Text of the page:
A contractor has developed a draft authentication security policy and implementation guide for the IRS. Although the stated purpose of the authentication security policy is to "establish the minimum requirements for authentication to be used when accessing information systems" and does not specifically address the signing of tax returns, the authentication elements contained in the draft document would improve the effectiveness of controls over PINs as alternative signatures.
The Internal Revenue Service Lacks Detailed Cost Benefit Analyses and Program Evaluation Results for the Alternative Signature Initiatives
In a memorandum issued on March 24, 1997, the Chief Taxpayer Service stated that the ETA Office was responsible for the IRSí authentication program, which included developing comprehensive risk and cost benefit analyses for each approved alternative signature initiative. An IRS task force recently evaluated each of the initiatives for litigation and implementation risk. However, the ETA Office did not prepare detailed cost benefit analyses for the operational alternative signature initiatives and, except for the 1040 and 941TeleFile initiatives, did not prepare comprehensive assessments of program performance. As a result, the cost effectiveness of decisions to expand or terminate specific alternative signature initiatives and the anticipated effect on the number of electronic returns filed by taxpayers are not readily available.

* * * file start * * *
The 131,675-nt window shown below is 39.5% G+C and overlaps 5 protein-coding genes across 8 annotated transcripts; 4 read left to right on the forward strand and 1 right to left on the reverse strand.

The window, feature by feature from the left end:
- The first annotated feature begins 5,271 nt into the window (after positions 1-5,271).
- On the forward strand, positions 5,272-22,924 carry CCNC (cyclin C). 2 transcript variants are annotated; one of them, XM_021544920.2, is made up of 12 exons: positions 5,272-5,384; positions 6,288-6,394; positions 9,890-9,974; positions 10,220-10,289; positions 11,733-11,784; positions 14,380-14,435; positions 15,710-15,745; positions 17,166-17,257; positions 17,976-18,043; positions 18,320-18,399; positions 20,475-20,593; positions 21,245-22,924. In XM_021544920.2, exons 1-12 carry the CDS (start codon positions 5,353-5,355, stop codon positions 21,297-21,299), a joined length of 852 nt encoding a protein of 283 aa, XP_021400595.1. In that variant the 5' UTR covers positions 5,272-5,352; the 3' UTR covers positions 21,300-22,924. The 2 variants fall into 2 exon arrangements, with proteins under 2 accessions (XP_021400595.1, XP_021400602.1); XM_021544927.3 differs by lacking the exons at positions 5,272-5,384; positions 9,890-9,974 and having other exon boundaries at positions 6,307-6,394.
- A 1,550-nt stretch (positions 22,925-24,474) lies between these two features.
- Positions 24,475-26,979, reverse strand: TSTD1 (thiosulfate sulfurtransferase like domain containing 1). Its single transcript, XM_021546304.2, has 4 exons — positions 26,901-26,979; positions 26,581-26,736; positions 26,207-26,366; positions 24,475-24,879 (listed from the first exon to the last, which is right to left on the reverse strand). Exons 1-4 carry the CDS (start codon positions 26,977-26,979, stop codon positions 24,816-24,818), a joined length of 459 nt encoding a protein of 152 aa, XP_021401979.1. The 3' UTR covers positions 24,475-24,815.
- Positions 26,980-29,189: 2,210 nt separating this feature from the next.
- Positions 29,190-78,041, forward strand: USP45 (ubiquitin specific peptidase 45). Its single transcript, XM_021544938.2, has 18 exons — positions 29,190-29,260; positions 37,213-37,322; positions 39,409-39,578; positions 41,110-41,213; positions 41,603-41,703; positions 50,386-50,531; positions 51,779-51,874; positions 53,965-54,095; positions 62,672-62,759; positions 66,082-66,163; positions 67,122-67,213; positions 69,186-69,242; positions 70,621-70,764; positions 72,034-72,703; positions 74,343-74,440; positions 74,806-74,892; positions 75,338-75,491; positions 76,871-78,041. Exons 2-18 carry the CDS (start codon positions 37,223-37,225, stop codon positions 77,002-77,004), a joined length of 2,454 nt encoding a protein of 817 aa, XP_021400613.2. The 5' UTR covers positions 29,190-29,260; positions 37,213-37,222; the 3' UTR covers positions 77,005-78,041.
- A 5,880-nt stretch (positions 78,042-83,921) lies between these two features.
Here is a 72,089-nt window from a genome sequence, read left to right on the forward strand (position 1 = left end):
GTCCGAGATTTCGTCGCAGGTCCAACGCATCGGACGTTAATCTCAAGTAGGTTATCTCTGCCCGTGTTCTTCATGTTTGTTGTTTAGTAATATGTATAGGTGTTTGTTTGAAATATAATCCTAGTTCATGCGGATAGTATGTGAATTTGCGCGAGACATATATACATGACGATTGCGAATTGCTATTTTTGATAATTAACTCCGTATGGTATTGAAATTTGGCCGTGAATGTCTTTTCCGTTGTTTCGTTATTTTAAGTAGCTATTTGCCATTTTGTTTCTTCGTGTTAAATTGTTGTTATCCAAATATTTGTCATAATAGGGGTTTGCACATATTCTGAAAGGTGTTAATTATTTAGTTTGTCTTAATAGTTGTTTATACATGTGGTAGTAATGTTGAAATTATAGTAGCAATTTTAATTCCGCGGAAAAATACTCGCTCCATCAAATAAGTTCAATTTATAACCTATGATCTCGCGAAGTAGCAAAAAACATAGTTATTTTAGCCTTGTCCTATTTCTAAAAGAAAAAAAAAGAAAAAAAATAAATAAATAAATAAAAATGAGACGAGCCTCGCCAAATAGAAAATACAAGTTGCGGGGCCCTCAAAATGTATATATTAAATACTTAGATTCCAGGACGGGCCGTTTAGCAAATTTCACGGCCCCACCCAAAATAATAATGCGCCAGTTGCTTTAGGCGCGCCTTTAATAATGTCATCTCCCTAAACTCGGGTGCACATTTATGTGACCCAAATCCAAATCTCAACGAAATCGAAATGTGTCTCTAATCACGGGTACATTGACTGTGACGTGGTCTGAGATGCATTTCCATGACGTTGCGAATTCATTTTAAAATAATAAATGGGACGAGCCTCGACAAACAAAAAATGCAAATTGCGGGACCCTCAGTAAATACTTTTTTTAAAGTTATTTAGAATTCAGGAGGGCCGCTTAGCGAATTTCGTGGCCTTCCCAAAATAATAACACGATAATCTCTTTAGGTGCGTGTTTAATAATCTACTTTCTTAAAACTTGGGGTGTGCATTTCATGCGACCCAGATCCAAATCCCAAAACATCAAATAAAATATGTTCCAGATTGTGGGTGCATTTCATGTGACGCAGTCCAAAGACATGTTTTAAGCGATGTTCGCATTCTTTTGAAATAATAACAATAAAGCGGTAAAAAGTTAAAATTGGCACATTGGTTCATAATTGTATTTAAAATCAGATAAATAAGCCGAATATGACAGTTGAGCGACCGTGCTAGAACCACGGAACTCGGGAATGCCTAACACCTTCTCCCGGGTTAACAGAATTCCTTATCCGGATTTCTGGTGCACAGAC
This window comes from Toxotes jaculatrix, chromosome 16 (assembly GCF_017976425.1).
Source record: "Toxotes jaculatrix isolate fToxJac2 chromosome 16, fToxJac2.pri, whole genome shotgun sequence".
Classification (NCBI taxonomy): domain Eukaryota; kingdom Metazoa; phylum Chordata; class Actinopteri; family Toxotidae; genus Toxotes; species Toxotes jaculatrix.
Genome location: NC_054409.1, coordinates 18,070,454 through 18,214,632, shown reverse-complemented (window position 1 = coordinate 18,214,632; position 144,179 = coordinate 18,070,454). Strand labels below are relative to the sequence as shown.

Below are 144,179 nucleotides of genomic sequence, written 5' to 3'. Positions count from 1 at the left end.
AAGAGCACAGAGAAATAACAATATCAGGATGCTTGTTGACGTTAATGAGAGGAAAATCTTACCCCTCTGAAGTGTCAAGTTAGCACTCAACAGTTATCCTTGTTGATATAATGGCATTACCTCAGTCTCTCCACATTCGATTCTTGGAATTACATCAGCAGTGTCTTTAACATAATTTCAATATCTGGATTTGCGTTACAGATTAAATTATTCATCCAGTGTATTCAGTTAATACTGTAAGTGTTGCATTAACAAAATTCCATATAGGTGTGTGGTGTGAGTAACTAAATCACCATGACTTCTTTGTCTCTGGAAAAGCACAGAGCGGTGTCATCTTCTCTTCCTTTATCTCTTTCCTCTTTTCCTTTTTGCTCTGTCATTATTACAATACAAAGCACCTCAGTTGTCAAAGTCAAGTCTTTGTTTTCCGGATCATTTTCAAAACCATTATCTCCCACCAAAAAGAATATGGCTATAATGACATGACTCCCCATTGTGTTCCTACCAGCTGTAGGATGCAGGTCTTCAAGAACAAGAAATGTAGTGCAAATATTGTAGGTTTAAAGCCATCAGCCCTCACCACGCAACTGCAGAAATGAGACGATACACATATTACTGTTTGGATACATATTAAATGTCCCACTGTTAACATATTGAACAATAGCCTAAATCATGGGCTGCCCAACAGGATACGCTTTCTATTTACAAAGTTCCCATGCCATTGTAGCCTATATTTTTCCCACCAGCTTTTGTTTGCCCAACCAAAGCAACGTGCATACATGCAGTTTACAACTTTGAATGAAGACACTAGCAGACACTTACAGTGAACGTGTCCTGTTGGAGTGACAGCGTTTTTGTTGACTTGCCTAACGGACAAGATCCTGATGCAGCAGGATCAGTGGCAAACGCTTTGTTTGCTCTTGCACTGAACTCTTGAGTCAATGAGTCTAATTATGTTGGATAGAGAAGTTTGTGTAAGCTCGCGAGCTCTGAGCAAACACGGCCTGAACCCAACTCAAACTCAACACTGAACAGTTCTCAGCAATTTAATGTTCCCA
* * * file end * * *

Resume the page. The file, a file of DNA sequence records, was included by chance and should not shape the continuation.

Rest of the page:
Summary of Recommendations
To improve the security and administration of the IRSí alternative signature initiatives, we recommend that the Commissioner, Wage and Investment Division, finalize IRS requirements for the use of PINs as alternative signatures for electronically filed returns based on evolving guidance and the draft IRS authentication security policy and implementation guide and ensure that all operational alternative signature initiatives comply with the requirements. In addition, the Commissioner should prepare detailed program evaluations for operational PIN alternative signature initiatives and conduct comprehensive cost benefit analyses for future initiatives.
Managementís Response: IRS management responded that they would finalize signature authentication requirements, incorporate them into the Internal Revenue Manual or other appropriate document, and review operational alternative signature initiatives for compliance. However, IRS management did not agree with our recommendation to improve the program evaluation process. IRS management believes that existing program evaluation measures and cost-related documents are sufficient in detail to evaluate the program, identify areas for improvement, and select the most feasible approach.
Office of Audit Comment: We continue to believe that improvements are needed to ensure that the cost effectiveness of decisions to expand or terminate specific alternative signature initiatives and the anticipated effect on the number of electronic returns filed by taxpayers are readily available. Although management indicated that program evaluations were done for each alternative, we were unable to obtain documentation of the evaluations for several of the alternatives, and management did not disagree with our conclusions when we met to discuss the proposed draft report in October 2000. In addition, we believe that a comprehensive cost benefit analysis should be required for each individual initiative since each signature initiative has different operations and maintenance costs.